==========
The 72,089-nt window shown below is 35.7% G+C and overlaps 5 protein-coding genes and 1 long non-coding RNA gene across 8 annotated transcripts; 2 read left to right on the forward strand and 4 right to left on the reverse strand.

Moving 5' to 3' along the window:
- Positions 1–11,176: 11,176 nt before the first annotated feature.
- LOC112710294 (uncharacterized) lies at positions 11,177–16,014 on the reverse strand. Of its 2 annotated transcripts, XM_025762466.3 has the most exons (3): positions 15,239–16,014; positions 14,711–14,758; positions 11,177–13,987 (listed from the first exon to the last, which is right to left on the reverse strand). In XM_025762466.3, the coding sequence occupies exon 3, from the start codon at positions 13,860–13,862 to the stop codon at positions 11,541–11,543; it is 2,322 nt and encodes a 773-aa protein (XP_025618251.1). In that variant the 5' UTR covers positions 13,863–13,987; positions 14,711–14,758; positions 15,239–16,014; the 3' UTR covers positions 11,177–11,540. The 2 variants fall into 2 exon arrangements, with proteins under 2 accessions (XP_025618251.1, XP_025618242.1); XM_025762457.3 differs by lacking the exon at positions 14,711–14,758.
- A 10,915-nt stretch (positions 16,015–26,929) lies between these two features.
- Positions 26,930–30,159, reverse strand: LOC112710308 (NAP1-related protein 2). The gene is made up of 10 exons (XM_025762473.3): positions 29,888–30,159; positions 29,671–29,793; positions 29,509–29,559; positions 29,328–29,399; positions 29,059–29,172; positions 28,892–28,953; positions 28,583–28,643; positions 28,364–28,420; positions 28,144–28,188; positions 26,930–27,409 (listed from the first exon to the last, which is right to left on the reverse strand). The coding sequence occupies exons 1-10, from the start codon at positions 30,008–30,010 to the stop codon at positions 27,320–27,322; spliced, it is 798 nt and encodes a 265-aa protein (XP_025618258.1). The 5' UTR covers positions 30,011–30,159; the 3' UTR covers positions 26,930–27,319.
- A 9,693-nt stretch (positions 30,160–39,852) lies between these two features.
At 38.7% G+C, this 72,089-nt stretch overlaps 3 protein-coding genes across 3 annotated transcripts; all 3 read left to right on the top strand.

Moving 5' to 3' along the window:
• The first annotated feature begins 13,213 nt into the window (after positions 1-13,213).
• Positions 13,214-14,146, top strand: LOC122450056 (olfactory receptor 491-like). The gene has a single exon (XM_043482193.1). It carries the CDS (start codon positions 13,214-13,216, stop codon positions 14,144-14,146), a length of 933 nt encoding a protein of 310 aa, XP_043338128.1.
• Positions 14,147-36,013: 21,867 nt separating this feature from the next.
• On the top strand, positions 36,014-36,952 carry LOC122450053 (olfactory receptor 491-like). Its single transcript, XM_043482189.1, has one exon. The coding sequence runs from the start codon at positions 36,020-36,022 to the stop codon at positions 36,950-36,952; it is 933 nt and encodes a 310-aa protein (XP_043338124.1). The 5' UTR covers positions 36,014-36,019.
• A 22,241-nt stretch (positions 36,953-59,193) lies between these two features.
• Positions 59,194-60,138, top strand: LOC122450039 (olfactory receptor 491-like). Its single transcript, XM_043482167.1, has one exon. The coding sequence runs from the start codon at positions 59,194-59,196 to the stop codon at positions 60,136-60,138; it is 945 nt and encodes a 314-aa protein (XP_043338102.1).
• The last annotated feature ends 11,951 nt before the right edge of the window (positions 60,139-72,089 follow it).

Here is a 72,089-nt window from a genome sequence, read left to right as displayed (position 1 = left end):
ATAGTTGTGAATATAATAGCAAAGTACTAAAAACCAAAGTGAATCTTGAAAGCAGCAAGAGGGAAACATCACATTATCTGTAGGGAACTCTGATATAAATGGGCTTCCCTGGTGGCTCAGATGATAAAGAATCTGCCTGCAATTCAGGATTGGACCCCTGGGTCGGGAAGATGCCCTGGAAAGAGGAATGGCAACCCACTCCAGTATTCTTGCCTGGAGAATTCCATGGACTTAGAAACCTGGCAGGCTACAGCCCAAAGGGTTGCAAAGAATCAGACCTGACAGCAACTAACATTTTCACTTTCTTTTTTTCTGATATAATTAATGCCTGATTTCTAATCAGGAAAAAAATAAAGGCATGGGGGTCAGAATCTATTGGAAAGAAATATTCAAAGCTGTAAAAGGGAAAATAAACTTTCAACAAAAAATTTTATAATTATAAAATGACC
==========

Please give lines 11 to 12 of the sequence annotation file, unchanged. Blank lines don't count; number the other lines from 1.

• Positions 13,214-14,146, top strand: LOC122450056 (olfactory receptor 491-like). The gene has a single exon (XM_043482193.1). It carries the CDS (start codon positions 13,214-13,216, stop codon positions 14,144-14,146), a length of 933 nt encoding a protein of 310 aa, XP_043338128.1.
• Positions 14,147-36,013: 21,867 nt separating this feature from the next.